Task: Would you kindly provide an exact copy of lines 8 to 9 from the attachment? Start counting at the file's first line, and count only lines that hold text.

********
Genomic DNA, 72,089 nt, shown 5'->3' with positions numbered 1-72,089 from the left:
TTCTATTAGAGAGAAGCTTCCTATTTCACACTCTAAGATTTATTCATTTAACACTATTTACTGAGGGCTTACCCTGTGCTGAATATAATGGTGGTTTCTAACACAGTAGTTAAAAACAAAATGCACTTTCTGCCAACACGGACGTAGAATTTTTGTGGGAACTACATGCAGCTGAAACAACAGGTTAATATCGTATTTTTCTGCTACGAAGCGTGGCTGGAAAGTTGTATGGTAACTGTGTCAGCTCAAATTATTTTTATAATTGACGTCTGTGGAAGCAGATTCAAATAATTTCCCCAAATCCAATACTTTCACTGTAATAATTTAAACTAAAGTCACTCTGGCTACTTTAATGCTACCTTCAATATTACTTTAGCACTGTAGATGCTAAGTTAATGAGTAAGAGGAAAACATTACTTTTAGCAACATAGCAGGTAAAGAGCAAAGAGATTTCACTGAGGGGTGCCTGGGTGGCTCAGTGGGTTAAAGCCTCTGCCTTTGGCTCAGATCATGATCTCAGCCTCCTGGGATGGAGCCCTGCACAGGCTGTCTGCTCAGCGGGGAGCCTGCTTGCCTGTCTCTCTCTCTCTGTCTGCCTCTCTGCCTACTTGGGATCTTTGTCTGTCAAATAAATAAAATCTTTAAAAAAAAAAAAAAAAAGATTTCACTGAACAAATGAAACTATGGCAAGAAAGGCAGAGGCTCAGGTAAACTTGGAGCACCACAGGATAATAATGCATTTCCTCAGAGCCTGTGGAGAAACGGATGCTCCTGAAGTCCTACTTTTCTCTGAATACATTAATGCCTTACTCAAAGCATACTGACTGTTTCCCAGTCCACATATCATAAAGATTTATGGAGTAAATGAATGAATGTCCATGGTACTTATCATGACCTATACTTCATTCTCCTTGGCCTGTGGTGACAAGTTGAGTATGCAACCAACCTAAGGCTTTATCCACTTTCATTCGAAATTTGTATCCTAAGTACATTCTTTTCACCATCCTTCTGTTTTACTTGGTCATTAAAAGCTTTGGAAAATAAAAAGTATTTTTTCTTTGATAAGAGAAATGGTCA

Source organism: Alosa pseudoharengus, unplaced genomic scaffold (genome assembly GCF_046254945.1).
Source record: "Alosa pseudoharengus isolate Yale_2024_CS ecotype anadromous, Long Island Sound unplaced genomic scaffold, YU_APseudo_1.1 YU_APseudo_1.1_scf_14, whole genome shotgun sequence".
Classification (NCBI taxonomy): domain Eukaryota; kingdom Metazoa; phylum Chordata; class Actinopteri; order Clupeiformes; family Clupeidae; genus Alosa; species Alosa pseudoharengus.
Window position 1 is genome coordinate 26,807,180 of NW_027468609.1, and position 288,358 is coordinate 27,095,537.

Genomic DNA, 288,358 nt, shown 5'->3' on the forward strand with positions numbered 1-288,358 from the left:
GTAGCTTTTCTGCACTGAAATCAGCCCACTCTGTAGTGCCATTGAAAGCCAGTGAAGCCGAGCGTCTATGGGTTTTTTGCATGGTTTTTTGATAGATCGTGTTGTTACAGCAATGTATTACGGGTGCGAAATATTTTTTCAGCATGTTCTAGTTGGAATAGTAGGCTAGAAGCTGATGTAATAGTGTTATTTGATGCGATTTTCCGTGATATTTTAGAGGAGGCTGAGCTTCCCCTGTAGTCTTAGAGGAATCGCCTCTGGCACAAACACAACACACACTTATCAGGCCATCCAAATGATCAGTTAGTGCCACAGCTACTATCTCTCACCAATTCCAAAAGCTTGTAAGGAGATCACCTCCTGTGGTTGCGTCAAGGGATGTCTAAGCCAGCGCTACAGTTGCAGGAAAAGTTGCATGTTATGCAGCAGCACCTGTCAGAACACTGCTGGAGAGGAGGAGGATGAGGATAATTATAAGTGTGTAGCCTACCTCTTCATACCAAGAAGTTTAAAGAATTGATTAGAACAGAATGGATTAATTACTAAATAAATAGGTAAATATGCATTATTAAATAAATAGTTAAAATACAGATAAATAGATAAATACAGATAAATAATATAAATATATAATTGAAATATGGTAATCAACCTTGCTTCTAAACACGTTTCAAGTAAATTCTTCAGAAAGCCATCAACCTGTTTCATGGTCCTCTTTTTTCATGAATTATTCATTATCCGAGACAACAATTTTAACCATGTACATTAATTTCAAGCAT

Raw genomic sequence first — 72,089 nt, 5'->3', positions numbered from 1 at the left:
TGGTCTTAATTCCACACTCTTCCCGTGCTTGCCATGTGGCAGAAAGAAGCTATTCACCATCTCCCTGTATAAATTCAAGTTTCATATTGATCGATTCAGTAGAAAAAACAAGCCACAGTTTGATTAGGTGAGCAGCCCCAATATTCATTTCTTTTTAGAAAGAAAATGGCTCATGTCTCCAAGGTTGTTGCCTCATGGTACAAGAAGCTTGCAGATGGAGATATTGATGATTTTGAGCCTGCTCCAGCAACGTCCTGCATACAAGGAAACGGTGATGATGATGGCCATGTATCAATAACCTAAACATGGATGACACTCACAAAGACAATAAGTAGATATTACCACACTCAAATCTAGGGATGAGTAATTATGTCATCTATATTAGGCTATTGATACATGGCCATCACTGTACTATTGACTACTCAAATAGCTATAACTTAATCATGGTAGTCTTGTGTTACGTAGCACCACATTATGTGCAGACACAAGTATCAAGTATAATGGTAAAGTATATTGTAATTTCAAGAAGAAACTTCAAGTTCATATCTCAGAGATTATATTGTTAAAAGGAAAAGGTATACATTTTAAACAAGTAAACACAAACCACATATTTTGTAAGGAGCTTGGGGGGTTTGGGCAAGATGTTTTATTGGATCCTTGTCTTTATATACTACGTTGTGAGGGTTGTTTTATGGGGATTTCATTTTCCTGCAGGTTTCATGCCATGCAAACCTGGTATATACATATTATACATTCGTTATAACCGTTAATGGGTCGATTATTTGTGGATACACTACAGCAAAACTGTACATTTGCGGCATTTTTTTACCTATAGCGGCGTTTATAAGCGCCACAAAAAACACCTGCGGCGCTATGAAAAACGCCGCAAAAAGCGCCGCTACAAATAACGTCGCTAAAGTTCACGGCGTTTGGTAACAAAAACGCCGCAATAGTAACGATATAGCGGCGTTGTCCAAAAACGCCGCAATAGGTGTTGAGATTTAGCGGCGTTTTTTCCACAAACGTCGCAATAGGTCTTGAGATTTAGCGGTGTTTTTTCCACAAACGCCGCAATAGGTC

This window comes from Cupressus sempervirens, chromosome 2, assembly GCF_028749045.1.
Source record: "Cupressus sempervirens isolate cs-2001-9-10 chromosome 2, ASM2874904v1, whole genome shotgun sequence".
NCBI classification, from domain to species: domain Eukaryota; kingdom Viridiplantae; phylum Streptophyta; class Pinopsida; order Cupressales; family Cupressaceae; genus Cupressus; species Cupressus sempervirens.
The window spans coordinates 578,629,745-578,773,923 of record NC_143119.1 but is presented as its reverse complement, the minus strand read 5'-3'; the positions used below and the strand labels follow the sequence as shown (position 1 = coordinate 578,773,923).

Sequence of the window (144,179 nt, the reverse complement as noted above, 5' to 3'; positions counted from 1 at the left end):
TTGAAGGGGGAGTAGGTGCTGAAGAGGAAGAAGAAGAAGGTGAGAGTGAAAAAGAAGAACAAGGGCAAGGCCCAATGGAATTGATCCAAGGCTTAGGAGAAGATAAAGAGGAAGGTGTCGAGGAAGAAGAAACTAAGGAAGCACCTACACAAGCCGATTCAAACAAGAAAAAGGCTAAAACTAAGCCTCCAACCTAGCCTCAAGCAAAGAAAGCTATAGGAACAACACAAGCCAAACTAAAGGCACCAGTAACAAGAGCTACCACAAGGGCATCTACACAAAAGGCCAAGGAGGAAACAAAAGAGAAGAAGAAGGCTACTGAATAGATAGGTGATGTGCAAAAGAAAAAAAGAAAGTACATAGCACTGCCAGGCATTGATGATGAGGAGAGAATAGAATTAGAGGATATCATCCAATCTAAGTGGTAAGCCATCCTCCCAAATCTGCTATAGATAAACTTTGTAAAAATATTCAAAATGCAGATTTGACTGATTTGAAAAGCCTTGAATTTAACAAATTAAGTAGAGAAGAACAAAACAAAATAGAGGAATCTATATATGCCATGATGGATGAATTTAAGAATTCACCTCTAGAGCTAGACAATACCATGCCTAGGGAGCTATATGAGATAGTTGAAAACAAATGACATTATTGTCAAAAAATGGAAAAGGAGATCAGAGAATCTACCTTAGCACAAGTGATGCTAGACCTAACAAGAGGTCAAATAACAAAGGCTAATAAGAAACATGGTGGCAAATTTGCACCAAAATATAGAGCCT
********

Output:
GTAGCTTTTCTGCACTGAAATCAGCCCACTCTGTAGTGCCATTGAAAGCCAGTGAAGCCGAGCGTCTATGGGTTTTTTGCATGGTTTTTTGATAGATCGTGTTGTTACAGCAATGTATTACGGGTGCGAAATATTTTTTCAGCATGTTCTAGTTGGAATAGTAGGCTAGAAGCTGATGTAATAGTGTTATTTGATGCGATTTTCCGTGATATTTTAGAGGAGGCTGAGCTTCCCCTGTAGTCTTAGAGGAATCGCCTCTGGCACAAACACAACACACACTTATCAGGCCATCCAAATGATCAGTTAGTGCCACAGCTACTATCTCTCACCAATTCCAAAAGCTTGTAAGGAGATCACCTCCTGTGGTTGCGTCAAGGGATGTCTAAGCCAGCGCTACAGTTGCAGGAAAAGTTGCATGTTATGCAGCAGCACCTGTCAGAACACTGCTGGAGAGGAGGAGGATGAGGATAATTATAAGTGTGTAGCCTACCTCTTCATACCAAGAAGTTTAAAGAATTGATTAGAACAGAATGGATTAATTACTAAATAAATAGGTAAATATGCATTATTAAATAAATAGTTAAAATACAGATAAATAGATAAATACAGATAAATAATATAAATATATAATTGAAATATGGTAATCAACCTTGCTTCTAAACACGTTTCAAGTAAATTCTTCAGAAAGCCATCAACCTGTTTCATGGTCCTCTTTTTTCATGAATTATTCATTATCCGAGACAACAATTTTAACCATGTACATTAATTTCAAGCAT

Raw genomic sequence first — 72,089 nt, 5'->3', positions numbered from 1 at the left: